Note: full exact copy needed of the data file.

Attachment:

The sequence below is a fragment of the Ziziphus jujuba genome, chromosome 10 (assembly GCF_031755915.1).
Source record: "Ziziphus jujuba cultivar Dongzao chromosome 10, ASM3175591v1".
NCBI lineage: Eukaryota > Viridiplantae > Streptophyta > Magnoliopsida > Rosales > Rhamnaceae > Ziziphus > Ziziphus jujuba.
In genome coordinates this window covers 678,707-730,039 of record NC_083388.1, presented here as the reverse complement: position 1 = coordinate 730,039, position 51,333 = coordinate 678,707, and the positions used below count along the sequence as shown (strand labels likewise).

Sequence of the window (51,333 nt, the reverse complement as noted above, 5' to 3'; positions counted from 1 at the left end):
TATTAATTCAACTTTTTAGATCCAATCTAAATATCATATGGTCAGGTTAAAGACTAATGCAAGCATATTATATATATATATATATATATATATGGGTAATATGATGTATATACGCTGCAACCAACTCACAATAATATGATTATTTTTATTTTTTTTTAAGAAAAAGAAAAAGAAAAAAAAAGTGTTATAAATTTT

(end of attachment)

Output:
The sequence below is a fragment of the Ziziphus jujuba genome, chromosome 10 (assembly GCF_031755915.1).
Source record: "Ziziphus jujuba cultivar Dongzao chromosome 10, ASM3175591v1".
NCBI lineage: Eukaryota > Viridiplantae > Streptophyta > Magnoliopsida > Rosales > Rhamnaceae > Ziziphus > Ziziphus jujuba.
In genome coordinates this window covers 678,707-730,039 of record NC_083388.1, presented here as the reverse complement: position 1 = coordinate 730,039, position 51,333 = coordinate 678,707, and the positions used below count along the sequence as shown (strand labels likewise).

Sequence of the window (51,333 nt, the reverse complement as noted above, 5' to 3'; positions counted from 1 at the left end):
TATTAATTCAACTTTTTAGATCCAATCTAAATATCATATGGTCAGGTTAAAGACTAATGCAAGCATATTATATATATATATATATATATATATGGGTAATATGATGTATATACGCTGCAACCAACTCACAATAATATGATTATTTTTATTTTTTTTTAAGAAAAAGAAAAAGAAAAAAAAAGTGTTATAAATTTT